Equally true, bigger devices like these and our Carbide Bases aren't really civilian issue. Looking at them telegraphs audio extremism like slick fat tyres on a motorbike indicate racing ambitions. Standard consumption needs neither. It's when top performance beckons and we educate ourselves on what liberates or opposes it that kit like today's becomes a very specific problem solver. Like Alcoholics Anonymous, admitting that we have a problem is the first step. Time-slurred muddy bass is simply so ubiquitous that recognizing it as an unnecessary aberration isn't self-explanatory. That's doubly true when the spike-it notion has ruled this sector for so many decades that to many, it's the unassailable default position. Now one must look beyond the mainstream for anecdotal evidence of a more effective solution, then try one of its many expressions¹ for personal confirmation.

It's once we've heard the difference that we recognize the limitation we accepted as normal before. Now we can't unhear it. That's part of hifi's learning curve. Often we don't know what we're missing until we're exposed to better. As far as our wallet goes, ignorance is blissier. As far as better sound goes, ongoing education is bossier.

¹ For just a few, think isolation footers from Ansuz, Arya Labs, Carbide, Finite Elemente, Grand Prix, HifiStay, Magico, Stillpoints and Wilson.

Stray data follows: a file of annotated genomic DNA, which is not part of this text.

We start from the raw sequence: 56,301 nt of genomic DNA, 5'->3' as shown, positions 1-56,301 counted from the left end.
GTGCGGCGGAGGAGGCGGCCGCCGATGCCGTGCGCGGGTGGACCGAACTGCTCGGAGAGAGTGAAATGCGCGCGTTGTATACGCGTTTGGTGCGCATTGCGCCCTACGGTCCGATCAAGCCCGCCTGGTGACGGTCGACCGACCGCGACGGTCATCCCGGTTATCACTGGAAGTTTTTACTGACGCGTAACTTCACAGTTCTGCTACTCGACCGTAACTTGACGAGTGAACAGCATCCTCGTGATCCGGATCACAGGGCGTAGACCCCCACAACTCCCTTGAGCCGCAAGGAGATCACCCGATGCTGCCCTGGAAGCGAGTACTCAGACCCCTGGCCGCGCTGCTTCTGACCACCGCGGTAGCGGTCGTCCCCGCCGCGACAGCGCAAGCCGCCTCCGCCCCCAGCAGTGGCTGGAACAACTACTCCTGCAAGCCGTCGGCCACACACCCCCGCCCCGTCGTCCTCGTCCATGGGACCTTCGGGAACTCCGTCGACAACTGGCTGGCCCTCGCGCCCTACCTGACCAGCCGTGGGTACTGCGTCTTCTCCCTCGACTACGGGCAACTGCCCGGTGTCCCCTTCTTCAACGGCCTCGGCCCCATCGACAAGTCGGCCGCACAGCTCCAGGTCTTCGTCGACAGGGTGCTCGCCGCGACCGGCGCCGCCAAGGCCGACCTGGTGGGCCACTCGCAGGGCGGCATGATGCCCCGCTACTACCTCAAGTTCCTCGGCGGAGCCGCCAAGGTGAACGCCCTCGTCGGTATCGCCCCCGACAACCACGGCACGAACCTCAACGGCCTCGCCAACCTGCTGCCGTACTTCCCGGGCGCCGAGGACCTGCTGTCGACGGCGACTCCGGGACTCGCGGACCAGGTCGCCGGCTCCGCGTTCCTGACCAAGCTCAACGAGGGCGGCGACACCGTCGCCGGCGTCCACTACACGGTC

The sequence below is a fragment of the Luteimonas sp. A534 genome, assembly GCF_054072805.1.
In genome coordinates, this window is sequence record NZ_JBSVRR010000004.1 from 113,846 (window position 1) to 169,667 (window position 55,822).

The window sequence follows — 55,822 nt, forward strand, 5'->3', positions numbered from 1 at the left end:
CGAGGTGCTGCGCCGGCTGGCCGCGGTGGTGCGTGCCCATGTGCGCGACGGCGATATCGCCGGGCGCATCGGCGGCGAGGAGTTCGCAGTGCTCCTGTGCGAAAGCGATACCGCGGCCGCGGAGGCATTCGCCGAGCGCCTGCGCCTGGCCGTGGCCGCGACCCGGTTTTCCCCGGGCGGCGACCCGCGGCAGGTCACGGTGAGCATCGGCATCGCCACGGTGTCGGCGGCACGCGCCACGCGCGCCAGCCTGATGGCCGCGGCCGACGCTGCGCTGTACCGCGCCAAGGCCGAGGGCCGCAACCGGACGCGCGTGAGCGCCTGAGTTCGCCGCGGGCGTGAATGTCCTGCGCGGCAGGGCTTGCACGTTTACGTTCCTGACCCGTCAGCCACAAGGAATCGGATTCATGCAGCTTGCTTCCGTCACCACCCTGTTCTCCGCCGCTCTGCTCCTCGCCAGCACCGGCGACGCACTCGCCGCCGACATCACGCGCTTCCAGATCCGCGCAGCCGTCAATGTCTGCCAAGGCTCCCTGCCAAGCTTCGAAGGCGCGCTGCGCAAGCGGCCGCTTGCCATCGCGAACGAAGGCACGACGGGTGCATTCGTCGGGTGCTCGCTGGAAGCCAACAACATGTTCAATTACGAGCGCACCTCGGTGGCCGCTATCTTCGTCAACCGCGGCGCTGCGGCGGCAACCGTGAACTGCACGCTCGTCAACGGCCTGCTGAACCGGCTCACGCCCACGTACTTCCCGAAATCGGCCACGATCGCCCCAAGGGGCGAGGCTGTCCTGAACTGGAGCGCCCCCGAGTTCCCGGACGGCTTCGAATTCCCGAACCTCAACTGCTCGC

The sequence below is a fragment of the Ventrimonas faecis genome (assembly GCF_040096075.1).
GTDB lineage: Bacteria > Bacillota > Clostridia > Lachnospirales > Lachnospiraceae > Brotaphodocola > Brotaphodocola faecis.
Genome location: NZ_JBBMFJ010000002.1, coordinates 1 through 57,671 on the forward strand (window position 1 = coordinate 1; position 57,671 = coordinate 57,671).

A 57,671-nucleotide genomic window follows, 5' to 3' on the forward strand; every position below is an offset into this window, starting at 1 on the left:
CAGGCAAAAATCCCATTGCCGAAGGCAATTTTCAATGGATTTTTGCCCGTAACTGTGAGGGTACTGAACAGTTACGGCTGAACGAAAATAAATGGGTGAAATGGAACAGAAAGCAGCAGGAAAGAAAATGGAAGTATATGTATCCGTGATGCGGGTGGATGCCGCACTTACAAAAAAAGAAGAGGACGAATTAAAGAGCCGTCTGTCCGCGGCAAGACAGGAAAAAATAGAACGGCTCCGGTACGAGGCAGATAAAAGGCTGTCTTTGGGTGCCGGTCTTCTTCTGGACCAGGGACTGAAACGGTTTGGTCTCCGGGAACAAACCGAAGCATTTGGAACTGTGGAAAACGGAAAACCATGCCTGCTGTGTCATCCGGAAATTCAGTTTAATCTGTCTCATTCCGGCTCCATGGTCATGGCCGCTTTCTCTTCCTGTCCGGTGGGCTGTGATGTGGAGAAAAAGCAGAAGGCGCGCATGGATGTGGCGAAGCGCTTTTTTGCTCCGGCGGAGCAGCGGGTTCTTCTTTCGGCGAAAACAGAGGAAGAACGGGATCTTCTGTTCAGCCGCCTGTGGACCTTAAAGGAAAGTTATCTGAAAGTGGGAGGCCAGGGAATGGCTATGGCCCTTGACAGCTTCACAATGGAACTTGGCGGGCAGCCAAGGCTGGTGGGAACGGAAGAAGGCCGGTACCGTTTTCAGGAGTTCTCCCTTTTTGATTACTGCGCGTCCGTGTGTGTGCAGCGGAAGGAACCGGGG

Bossy math suggests that to clone Babel with a Delta force requires nine units to erect the flagship's triple layers. My calculator calls that $4'320 for the standard, $9'540 for the Extreme stack. Suddenly the all-in-one $7'990 flagship no longer buzzes the till quite as loudly? Mind the question mark. Not only is this elitist stuff, it warrants hardware context equally ambitious. It's all about noise as that which ain't music signal. Grosser noise exists mechanically like buzzing transformers, ringy tube filaments or transport spin. It exists electrically as ground loops, power-supply hum and intermodulation products. It even involves the time domain with delayed room echo. Then there are finer forms like micro resonances and jitter. Plain logic dictates that each time we reduce noise even a little, we'll hear a bit more underlying signal. Hifi's generic term is signal-to-noise ratio. The higher the better. Directly related is the concept of standing noise or the noise floor. Anything below it we can't hear.